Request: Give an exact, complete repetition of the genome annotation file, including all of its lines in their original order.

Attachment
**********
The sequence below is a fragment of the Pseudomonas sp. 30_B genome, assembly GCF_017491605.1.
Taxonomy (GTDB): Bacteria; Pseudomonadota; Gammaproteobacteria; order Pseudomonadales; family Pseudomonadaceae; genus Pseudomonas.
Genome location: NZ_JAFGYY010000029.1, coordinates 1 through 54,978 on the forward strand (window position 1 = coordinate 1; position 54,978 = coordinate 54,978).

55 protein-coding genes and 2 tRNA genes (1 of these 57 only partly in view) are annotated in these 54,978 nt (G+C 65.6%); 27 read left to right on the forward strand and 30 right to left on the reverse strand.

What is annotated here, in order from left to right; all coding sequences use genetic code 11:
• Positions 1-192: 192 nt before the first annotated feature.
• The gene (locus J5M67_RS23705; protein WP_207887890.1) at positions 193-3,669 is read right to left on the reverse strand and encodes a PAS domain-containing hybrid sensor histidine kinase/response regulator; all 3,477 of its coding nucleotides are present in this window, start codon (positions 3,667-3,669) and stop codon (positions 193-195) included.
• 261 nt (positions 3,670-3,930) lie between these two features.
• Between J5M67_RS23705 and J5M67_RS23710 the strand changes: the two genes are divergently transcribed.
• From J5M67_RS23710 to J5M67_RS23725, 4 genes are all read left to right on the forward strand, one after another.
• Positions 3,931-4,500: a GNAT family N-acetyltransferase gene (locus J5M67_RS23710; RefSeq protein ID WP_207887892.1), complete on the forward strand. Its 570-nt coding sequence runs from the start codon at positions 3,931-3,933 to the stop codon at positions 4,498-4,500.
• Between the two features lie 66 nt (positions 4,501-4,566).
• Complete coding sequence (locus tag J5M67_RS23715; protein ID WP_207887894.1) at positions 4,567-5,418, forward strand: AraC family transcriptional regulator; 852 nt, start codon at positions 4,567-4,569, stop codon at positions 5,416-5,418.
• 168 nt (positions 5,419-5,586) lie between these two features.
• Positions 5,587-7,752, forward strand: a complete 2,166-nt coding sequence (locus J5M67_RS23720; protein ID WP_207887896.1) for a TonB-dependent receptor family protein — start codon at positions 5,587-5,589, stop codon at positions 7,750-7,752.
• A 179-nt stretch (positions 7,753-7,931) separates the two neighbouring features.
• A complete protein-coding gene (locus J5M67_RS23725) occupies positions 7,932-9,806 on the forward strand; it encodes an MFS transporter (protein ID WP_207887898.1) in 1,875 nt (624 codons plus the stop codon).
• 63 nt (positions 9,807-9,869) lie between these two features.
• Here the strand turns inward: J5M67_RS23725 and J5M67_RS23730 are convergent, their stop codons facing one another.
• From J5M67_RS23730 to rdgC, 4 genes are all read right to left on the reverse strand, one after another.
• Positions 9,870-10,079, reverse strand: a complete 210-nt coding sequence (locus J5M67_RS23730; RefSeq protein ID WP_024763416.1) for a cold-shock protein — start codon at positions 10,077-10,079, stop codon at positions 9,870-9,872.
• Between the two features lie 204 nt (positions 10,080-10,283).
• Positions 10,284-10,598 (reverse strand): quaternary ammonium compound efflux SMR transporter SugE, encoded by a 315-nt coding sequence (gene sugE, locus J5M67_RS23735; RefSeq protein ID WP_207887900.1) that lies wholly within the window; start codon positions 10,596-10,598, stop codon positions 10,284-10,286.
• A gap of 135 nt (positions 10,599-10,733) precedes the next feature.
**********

The sequence below is a fragment of the Pseudomonas sp. 30_B genome, assembly GCF_017491605.1.
Taxonomy (GTDB): Bacteria; Pseudomonadota; Gammaproteobacteria; order Pseudomonadales; family Pseudomonadaceae; genus Pseudomonas.
Genome location: NZ_JAFGYY010000029.1, coordinates 1 through 54,978 on the forward strand (window position 1 = coordinate 1; position 54,978 = coordinate 54,978).

55 protein-coding genes and 2 tRNA genes (1 of these 57 only partly in view) are annotated in these 54,978 nt (G+C 65.6%); 27 read left to right on the forward strand and 30 right to left on the reverse strand.

What is annotated here, in order from left to right; all coding sequences use genetic code 11:
• Positions 1-192: 192 nt before the first annotated feature.
• The gene (locus J5M67_RS23705; protein WP_207887890.1) at positions 193-3,669 is read right to left on the reverse strand and encodes a PAS domain-containing hybrid sensor histidine kinase/response regulator; all 3,477 of its coding nucleotides are present in this window, start codon (positions 3,667-3,669) and stop codon (positions 193-195) included.
• 261 nt (positions 3,670-3,930) lie between these two features.
• Between J5M67_RS23705 and J5M67_RS23710 the strand changes: the two genes are divergently transcribed.
• From J5M67_RS23710 to J5M67_RS23725, 4 genes are all read left to right on the forward strand, one after another.
• Positions 3,931-4,500: a GNAT family N-acetyltransferase gene (locus J5M67_RS23710; RefSeq protein ID WP_207887892.1), complete on the forward strand. Its 570-nt coding sequence runs from the start codon at positions 3,931-3,933 to the stop codon at positions 4,498-4,500.
• Between the two features lie 66 nt (positions 4,501-4,566).
• Complete coding sequence (locus tag J5M67_RS23715; protein ID WP_207887894.1) at positions 4,567-5,418, forward strand: AraC family transcriptional regulator; 852 nt, start codon at positions 4,567-4,569, stop codon at positions 5,416-5,418.
• 168 nt (positions 5,419-5,586) lie between these two features.
• Positions 5,587-7,752, forward strand: a complete 2,166-nt coding sequence (locus J5M67_RS23720; protein ID WP_207887896.1) for a TonB-dependent receptor family protein — start codon at positions 5,587-5,589, stop codon at positions 7,750-7,752.
• A 179-nt stretch (positions 7,753-7,931) separates the two neighbouring features.
• A complete protein-coding gene (locus J5M67_RS23725) occupies positions 7,932-9,806 on the forward strand; it encodes an MFS transporter (protein ID WP_207887898.1) in 1,875 nt (624 codons plus the stop codon).
• 63 nt (positions 9,807-9,869) lie between these two features.
• Here the strand turns inward: J5M67_RS23725 and J5M67_RS23730 are convergent, their stop codons facing one another.
• From J5M67_RS23730 to rdgC, 4 genes are all read right to left on the reverse strand, one after another.
• Positions 9,870-10,079, reverse strand: a complete 210-nt coding sequence (locus J5M67_RS23730; RefSeq protein ID WP_024763416.1) for a cold-shock protein — start codon at positions 10,077-10,079, stop codon at positions 9,870-9,872.
• Between the two features lie 204 nt (positions 10,080-10,283).
• Positions 10,284-10,598 (reverse strand): quaternary ammonium compound efflux SMR transporter SugE, encoded by a 315-nt coding sequence (gene sugE, locus J5M67_RS23735; RefSeq protein ID WP_207887900.1) that lies wholly within the window; start codon positions 10,596-10,598, stop codon positions 10,284-10,286.
• A gap of 135 nt (positions 10,599-10,733) precedes the next feature.